Some Palestinians fit the template, no doubt. But what Benn is missing is how Fatah--which began as a secular nationalist insurgency--has over the last decade become closely associated with international sources of funding and investment. By implication, Fatah now represents the power and prestige of the Palestinian middle class, the dictatorship of its bourgeoisie: growing businesses and banks, women's emancipation, universities, infrastructure and construction projects, regional networks of intellectual capital, a sovereign wealth fund. It means impressive, corresponding successes of Palestinian entrepreneurs in Jordan. Fatah means the promise of gaining international recognition for a state that is not simply an armed gang with a grievance. It means "September."

BENN IS RIGHT that the word technocrat can be empty; but in this case it is a euphemism we need to understand. Abbas's Fatah now means an endorsement of a development path that puts emphasis on the expansion and valorization of the Palestinian private sector: the creation of a viable state's embryo within the occupation, though things cannot stop here. Abbas, and Fayyad, too, know that the womb is too small and inhospitable for this embryo to survive without an end to occupation.

Unity means that Abbas has reached the limits of this strategy, since talks with Olmert ended, and Obama has proven unwilling to stop Netanyahu's settlement project. Nevertheless, Abbas's Fatah symbolizes building, diplomatic victories, streams of funding, which are still more impressive than anything Hamas can point to. (A third of West Bankers say "the spread of unemployment and poverty" is the biggest problem they face, significantly greater than even the occupation and disunity, though you double-click on this and you find that poverty and the occupation's crimping of businesses are intertwined.)

It is therefore very premature to write Abbas and Fatah off. Yes, young people in the West Bank find Hamas's hard-line message appealing, the way young Israelis favor the right. But almost 50 percent of Palestinians say the top priority is "Israeli withdrawal to the 1967 borders and the establishment of a Palestinian state in the West Bank and the Gaza Strip with East Jerusalem as its capital." Only about 25 percent suggest the priority is "obtaining the right of return to refuges to their 1948 towns and villages," code for fighting Israel to the finish.

IN JANUARY, AFTER I interviewed Abbas in Amman, I went out to dinner with a friend, a senior member of Abbas's economic team. I asked him how, in view of what was unfolding in Egypt, he deals with the obvious pressures.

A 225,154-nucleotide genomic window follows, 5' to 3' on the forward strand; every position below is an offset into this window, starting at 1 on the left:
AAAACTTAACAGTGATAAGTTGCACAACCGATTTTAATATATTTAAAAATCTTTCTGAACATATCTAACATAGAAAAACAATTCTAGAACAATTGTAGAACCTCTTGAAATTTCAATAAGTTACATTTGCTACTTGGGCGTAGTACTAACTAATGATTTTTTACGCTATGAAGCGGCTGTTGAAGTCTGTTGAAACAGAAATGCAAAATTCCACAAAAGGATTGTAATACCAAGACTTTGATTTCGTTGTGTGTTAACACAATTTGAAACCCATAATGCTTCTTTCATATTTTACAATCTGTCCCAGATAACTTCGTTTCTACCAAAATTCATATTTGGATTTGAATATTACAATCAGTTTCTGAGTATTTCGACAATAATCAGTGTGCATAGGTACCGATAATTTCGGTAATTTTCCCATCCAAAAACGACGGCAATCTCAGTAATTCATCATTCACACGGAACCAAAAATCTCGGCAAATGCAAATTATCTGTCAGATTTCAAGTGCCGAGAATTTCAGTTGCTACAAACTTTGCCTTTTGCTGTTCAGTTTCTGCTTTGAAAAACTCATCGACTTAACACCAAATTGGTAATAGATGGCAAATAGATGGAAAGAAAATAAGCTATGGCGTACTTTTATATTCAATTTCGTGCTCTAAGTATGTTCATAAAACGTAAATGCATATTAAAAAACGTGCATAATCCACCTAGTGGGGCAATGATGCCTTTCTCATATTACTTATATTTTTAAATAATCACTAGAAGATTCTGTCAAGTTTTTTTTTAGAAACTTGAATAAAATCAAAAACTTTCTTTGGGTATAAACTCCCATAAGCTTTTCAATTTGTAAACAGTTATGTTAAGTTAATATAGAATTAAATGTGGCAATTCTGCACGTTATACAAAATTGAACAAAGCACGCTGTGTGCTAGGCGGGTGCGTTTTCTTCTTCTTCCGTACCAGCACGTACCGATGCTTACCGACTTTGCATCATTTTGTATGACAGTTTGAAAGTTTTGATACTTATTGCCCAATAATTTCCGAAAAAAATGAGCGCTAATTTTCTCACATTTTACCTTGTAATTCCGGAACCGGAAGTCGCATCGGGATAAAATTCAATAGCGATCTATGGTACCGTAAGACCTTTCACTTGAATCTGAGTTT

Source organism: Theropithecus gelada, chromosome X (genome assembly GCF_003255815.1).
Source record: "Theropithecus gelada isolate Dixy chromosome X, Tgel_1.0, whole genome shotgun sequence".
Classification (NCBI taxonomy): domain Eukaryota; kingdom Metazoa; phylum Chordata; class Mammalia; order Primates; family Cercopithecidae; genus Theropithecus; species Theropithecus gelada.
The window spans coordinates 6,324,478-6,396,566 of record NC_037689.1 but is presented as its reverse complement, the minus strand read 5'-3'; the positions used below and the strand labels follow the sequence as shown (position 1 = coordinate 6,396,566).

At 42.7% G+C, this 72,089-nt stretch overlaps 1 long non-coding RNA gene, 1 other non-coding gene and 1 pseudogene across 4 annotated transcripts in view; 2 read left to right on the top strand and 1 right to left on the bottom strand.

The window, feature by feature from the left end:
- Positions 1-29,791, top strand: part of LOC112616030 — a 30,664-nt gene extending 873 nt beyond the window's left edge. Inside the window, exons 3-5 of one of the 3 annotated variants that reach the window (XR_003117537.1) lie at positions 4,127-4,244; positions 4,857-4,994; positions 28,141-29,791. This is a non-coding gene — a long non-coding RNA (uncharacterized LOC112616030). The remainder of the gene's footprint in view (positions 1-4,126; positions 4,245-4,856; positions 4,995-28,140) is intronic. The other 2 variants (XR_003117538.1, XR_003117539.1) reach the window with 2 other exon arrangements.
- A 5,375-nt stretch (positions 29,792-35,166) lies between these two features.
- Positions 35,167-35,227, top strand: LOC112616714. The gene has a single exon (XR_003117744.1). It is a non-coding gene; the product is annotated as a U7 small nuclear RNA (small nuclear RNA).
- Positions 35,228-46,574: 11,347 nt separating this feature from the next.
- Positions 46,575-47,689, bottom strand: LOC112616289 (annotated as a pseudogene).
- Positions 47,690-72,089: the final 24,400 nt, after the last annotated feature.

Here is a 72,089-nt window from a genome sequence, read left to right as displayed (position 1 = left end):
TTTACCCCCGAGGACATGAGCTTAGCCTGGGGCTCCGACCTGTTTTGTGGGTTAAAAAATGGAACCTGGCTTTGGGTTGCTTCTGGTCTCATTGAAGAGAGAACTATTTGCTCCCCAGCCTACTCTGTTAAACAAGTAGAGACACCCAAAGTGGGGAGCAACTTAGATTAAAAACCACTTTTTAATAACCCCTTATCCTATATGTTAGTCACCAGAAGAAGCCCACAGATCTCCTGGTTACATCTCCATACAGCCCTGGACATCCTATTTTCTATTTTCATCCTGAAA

After all, I said, the development path of any emerging economy requires entry into the global system. This is bound to produce serious inequalities between educated and not-so-educated people, which in turn will produce explosive tensions. "But in the case of Palestine," I said, "the tensions have an extra dimension, for development is under occupation. Inequalities seem to be a product of occupation, and entrepreneurs getting rich seem like Quislings." My friend thought for a moment, then looked me sadly in the eye. "I have no Plan B," he said. I could have kissed him.

Indeed, nobody in Palestine has a Plan B. "We don't really know what unity means, since the document is not yet released," Sam Bahour told me this morning. "But let's keep our eye on certain things. Did the unity agreement get a yellow light from the Americans? We'll see if the money keeps flowing. Fayyad is rumored to be out of the prime minister's job, because he has become a focus for Hamas resentment; but will he retain his job as Finance Minister? That would be a sign of continuity, though the circles of business people and professionals he represents will continue irrespective of whether or not he stays."
Other things to notice. The same way Hamas's patron in Syria has lost ground, Abbas lost his patron in Egypt. Perhaps unity is simply a way for both sides to reassess and save face. Certainly, the outcome of elections in Egypt will give heart to one side or another.

Abbas said the PLO, which he heads, would still be responsible for "handling politics, negotiations." But  unity agreement almost certainly means Abbas will not entertain new, direct negotiations with Israel, or perhaps even proximity talks with Mitchell, whose role Abbas just pooh-poohed to Dan Ephron in Newsweek. Then again, if a Palestinian state is indeed going to gain international recognition at the UN, the free election of a united people will be necessary sooner or later.

"The key is that the world should work with whatever government is elected," Bahour, no supporter of Hamas, told me. "Even Hamas people will quickly learn the facts of life. The first thing Hamas people did when they entered the government in 2006 was approve a contract with an Israeli oil supplier. They will learn responsibility now as well."